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Showing posts from July, 2018

Rare flowering plant finds safe haven in southern Ohio

Sullivant's coolwort was discovered in 1839 in Highland County
Columbus Dispatch July 29, 2018
NATURE Jim McCormac
In 1795, Lucas Sullivant was contracted by the Commonwealth of Virginia to survey land along the Scioto River in what’s now Franklin County and vicinity. Following that task, he took a hiatus in Kentucky but returned in 1797 and platted out Franklinton.Sullivant’s settlement would become Columbus, and his name is immortalized by the busy West Side avenue that bears his name. Lucas and his wife Sarah had the first of their four children on Jan. 15, 1803 — just a month before President Thomas Jefferson signed papers recognizing Ohio’s constitution and boundaries. Their first child was William Starling Sullivant, and he would go on to achieve great things in the natural sciences.

William was born into a still wild frontier, at a time when new species of plants regularly turned up. He turned into quite the botanist, avidly exploring various habitats around his central Ohio h…

The Gannets of Bonaventure Island

The village of Percé, on Québec's Gaspé Peninsula, as seen from the mountains above town. The large rock monolith arising from the Gulf of St. Lawrence, just right of the largest spruce tree, is Percé Rock. Laying low on the horizon, shrouded in fog, is Bonaventure Island. Tens of thousands of seabirds nest on these massive rocks, most notably enormous numbers of northern gannets.

To get to Bonaventure Island, one takes a boat that leaves on multiple times each day from the main pier in Percé. It isn't a long ride, but you'll see scores of birds, a number of seals (harbor and gray), and possibly minke whales. The birds steal the show, though. Fast-flying squadrons of alcids constantly rocket past: razorbills, common murres, and black guillemots. Get lucky and you might see one of the few Atlantic puffins that breeds on Bonaventure. Scads of black-legged kittiwakes waft by, and occasionally flocks of large chunky common eiders pass by low over the waves. Huge great black-b…

Remember, dragonfly records needed!

A male eastern pondhawk, Erythemis simplicicollis, rests on a lilypad in a Logan County, Ohio wetland, last Tuesday. This common, beautiful dragonfly is found in wetlands statewide.

As I've written about before, the Ohio Dragonfly Survey is in full swing. This project, in its second year (of three years), is designed to provide the most comprehensive data on Ohio's dragonflies and damselflies ever assembled. We welcome ALL records of ANY dragonfly or damselfly, including very common species such as the pondhawk above.

The survey is a great way to put your digital photography skills to work for science. Dragonflies make for outstanding photo subjects, so they're a lot of fun to shoot. As an increasing number of people use cameras, especially to shoot natural history subjects, the potential pool of contributors to the Ohio Dragonfly Survey is enormous. Indeed, we've already received tens of thousands of photographic records, and hope to add scores of thousands more befo…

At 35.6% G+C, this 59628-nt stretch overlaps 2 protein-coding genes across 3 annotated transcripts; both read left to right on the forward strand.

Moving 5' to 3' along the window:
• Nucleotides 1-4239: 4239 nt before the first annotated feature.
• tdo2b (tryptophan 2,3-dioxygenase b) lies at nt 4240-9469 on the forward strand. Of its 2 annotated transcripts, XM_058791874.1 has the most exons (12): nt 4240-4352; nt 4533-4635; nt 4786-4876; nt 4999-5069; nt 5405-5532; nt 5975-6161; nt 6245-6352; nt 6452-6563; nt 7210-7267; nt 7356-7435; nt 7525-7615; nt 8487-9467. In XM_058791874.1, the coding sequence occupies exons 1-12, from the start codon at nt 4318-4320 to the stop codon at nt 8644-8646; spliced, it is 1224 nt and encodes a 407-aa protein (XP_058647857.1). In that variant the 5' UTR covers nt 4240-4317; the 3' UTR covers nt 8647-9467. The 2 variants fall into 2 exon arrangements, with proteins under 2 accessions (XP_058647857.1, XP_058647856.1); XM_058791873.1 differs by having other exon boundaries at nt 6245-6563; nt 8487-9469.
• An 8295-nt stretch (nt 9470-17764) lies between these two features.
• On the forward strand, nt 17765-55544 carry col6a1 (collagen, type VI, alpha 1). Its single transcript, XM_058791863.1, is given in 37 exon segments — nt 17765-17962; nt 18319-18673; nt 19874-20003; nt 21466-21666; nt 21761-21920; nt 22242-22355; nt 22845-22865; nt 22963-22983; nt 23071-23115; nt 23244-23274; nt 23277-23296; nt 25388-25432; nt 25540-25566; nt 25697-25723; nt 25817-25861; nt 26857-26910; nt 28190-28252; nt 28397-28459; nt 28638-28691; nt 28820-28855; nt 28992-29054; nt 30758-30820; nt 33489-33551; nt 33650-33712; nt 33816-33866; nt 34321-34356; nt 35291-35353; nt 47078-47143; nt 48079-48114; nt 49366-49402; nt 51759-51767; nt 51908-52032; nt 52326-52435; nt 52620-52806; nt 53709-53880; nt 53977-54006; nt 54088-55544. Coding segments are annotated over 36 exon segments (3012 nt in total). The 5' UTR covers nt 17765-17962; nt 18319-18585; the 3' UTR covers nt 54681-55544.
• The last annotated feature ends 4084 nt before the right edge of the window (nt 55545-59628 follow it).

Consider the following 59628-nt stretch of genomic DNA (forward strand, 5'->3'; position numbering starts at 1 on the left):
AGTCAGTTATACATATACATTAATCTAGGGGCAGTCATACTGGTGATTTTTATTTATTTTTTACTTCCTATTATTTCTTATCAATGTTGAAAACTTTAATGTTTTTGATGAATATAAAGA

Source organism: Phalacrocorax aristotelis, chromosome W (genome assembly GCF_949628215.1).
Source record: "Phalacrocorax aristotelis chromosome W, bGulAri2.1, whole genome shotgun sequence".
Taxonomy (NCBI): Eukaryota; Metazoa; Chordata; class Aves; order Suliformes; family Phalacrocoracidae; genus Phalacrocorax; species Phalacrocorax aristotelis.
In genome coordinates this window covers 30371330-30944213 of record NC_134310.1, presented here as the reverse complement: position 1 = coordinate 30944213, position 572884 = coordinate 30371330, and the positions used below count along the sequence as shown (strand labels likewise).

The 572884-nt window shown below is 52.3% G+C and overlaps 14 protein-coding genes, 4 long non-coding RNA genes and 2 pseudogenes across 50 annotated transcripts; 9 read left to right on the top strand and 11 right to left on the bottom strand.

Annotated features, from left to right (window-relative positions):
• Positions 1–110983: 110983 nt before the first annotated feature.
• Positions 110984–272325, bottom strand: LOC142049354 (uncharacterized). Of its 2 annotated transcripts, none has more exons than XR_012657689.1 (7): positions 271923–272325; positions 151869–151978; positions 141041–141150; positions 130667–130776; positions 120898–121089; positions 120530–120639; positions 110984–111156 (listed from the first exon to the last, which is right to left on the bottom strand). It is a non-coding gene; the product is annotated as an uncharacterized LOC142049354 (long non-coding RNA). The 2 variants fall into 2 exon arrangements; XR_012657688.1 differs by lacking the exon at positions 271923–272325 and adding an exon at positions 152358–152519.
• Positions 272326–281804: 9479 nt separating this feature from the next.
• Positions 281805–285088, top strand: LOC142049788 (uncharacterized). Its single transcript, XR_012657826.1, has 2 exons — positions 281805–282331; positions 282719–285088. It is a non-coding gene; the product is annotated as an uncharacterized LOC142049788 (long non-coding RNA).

Golden-winged Skimmer in Ohio

Hard to keep current with the blog of late, due to travels and too many commitments. I'm not wanting for subject matter, though - many of my excursions, if not specifically photographic in nature, at least allow for some pictorial exploration.
Last Saturday involved work and play. Debbie DiCarlo and I were scouting a few spots in advance of our "Prairies at their Peak" photo workshop the following day, and stopped by a wonderful fen in west-central Ohio to see how things looked. Of course, we had cameras in tow and were creating imagery along the way.
ASIDE: The workshop mentioned above was full with twelve people, and we had a great time. Lots of images of everything from tiny macro insects to sweeping prairie landscapes. Scores of great images were made, and I think we all advanced our knowledge of picture-taking, and natural history. Our next workshop will immerse the group into a deluge of biodiversity and fascinating subjects, as we'll be visiting southern Ohio&…

The Gaspe Peninsula of Quebec

A gorgeous sunset paints the skies over the Chic-Choc Mountains of Quebec's Gaspe Peninsula.
I just returned from a long-awaited trip to the Gaspe Peninsula of Quebec, one of the most scenic areas in the northeastern maritime region of southern Canada and the northeastern U.S. There were stops in the Adirondacks of upstate New York along the way, and all told it was two weeks on the road.
Following is a random smattering of photos from the trip. I have MUCH more, and hope to share some other images and information about certain locations later. These images were lifted from posts I made to Facebook during the trip - if you're on Facebook (and who isn't?), you can follow me HERE.
The cold gravelly shores of the Gaspe Peninsula, which is surrounded on three sides by the icy waters of the Gulf of St. Lawrence, hosts some interesting plants. This one is common: silverweed, Argentina anserina.

I was excited to get the opportunity to photograph the common ringlet, Coenonympha tu…

Common Merganser, with babies

A hen common merganser, Mergus merganser, steams along with eleven babies in tow. The little ones cling tightly to her, and as many as possible will clamber aboard her back.

I've been up on the Gaspe Peninsula of Quebec, and it's been quite an adventure. Scores of photos of lots of interesting flora and fauna, and beautiful landscapes. More to follow.